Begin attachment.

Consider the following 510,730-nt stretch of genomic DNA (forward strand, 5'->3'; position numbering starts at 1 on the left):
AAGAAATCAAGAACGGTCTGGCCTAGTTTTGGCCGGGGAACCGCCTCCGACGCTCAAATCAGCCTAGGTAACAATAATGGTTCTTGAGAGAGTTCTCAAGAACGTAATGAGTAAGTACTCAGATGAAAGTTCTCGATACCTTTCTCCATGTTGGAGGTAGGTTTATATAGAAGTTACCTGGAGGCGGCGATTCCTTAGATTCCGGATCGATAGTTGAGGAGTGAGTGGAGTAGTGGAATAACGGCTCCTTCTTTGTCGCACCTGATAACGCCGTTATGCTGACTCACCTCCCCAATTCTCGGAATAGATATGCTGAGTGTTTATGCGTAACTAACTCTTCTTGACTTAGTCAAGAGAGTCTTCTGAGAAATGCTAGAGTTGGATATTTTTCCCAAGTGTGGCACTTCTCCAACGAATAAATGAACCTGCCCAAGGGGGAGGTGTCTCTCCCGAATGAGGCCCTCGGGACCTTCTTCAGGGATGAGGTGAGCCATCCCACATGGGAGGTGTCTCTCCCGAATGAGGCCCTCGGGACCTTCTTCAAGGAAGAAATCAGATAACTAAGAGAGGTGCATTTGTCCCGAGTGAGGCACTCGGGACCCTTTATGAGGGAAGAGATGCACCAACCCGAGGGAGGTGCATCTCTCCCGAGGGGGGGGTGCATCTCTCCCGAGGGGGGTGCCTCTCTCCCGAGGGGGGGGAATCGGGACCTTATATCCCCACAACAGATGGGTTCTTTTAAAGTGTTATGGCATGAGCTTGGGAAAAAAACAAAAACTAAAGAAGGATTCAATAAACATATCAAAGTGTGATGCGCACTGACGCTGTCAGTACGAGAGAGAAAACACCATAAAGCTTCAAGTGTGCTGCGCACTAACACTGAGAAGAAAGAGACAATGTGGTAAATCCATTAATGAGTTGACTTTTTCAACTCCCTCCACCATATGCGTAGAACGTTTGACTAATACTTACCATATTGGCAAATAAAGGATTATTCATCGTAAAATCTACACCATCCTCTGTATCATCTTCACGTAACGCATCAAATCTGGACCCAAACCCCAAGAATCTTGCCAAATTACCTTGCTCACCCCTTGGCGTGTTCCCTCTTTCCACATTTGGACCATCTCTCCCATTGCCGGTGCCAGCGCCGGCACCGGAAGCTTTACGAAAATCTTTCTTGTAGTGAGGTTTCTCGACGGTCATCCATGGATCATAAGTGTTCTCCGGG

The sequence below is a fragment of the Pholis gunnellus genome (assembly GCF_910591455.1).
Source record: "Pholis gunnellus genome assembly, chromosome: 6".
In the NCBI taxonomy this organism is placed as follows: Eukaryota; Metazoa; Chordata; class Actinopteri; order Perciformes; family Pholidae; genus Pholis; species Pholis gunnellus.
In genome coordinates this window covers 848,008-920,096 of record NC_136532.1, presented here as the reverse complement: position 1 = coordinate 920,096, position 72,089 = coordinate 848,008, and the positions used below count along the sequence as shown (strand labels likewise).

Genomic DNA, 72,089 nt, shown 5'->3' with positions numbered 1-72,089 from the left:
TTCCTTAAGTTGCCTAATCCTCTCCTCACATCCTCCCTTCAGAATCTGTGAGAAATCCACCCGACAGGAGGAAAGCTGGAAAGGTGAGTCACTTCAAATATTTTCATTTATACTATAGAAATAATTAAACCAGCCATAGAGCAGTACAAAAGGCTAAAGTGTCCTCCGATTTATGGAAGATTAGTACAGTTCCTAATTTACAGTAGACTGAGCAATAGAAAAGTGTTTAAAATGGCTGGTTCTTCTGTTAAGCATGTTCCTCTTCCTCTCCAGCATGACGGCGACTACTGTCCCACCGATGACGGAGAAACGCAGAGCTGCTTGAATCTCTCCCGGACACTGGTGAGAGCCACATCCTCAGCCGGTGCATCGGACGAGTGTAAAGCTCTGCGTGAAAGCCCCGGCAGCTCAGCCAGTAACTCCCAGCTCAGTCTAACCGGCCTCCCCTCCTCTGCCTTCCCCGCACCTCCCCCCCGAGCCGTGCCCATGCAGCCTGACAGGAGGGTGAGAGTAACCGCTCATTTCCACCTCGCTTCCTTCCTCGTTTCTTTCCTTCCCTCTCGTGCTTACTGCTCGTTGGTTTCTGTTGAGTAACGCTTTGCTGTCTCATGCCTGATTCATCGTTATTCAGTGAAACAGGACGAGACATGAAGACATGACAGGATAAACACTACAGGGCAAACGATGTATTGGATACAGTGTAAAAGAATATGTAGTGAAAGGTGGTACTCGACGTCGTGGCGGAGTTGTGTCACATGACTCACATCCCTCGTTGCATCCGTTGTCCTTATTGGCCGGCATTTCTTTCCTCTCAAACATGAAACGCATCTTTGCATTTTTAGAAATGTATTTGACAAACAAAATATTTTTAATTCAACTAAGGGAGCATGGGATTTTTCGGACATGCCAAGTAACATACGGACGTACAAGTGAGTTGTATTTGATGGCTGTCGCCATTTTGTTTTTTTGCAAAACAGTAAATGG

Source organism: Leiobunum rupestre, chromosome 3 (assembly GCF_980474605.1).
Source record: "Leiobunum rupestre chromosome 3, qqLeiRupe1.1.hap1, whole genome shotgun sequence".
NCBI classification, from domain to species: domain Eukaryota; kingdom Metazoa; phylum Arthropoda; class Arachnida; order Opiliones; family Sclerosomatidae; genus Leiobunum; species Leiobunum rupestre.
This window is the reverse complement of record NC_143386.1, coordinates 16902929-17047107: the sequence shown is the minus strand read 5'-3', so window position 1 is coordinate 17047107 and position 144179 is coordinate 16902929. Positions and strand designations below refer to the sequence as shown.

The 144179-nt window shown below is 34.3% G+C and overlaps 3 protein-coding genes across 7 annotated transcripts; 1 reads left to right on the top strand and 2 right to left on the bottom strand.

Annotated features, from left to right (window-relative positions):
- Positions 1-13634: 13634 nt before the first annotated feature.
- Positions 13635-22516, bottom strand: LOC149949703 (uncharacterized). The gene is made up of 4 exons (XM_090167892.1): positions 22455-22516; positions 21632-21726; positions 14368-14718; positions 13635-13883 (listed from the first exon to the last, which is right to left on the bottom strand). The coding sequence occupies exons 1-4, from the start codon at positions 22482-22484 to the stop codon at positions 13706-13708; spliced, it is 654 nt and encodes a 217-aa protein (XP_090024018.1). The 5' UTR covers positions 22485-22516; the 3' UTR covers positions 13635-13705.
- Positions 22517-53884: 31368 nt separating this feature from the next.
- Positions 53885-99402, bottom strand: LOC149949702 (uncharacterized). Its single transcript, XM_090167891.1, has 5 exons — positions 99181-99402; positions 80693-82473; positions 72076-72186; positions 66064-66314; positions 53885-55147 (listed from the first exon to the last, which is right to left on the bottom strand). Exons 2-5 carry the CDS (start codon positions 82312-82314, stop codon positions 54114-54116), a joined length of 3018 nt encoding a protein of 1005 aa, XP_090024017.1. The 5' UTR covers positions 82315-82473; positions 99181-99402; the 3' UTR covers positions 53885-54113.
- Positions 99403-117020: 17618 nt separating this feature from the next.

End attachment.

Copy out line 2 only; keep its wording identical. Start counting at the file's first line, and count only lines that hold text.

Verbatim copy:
AAGAAATCAAGAACGGTCTGGCCTAGTTTTGGCCGGGGAACCGCCTCCGACGCTCAAATCAGCCTAGGTAACAATAATGGTTCTTGAGAGAGTTCTCAAGAACGTAATGAGTAAGTACTCAGATGAAAGTTCTCGATACCTTTCTCCATGTTGGAGGTAGGTTTATATAGAAGTTACCTGGAGGCGGCGATTCCTTAGATTCCGGATCGATAGTTGAGGAGTGAGTGGAGTAGTGGAATAACGGCTCCTTCTTTGTCGCACCTGATAACGCCGTTATGCTGACTCACCTCCCCAATTCTCGGAATAGATATGCTGAGTGTTTATGCGTAACTAACTCTTCTTGACTTAGTCAAGAGAGTCTTCTGAGAAATGCTAGAGTTGGATATTTTTCCCAAGTGTGGCACTTCTCCAACGAATAAATGAACCTGCCCAAGGGGGAGGTGTCTCTCCCGAATGAGGCCCTCGGGACCTTCTTCAGGGATGAGGTGAGCCATCCCACATGGGAGGTGTCTCTCCCGAATGAGGCCCTCGGGACCTTCTTCAAGGAAGAAATCAGATAACTAAGAGAGGTGCATTTGTCCCGAGTGAGGCACTCGGGACCCTTTATGAGGGAAGAGATGCACCAACCCGAGGGAGGTGCATCTCTCCCGAGGGGGGGGTGCATCTCTCCCGAGGGGGGTGCCTCTCTCCCGAGGGGGGGGAATCGGGACCTTATATCCCCACAACAGATGGGTTCTTTTAAAGTGTTATGGCATGAGCTTGGGAAAAAAACAAAAACTAAAGAAGGATTCAATAAACATATCAAAGTGTGATGCGCACTGACGCTGTCAGTACGAGAGAGAAAACACCATAAAGCTTCAAGTGTGCTGCGCACTAACACTGAGAAGAAAGAGACAATGTGGTAAATCCATTAATGAGTTGACTTTTTCAACTCCCTCCACCATATGCGTAGAACGTTTGACTAATACTTACCATATTGGCAAATAAAGGATTATTCATCGTAAAATCTACACCATCCTCTGTATCATCTTCACGTAACGCATCAAATCTGGACCCAAACCCCAAGAATCTTGCCAAATTACCTTGCTCACCCCTTGGCGTGTTCCCTCTTTCCACATTTGGACCATCTCTCCCATTGCCGGTGCCAGCGCCGGCACCGGAAGCTTTACGAAAATCTTTCTTGTAGTGAGGTTTCTCGACGGTCATCCATGGATCATAAGTGTTCTCCGGG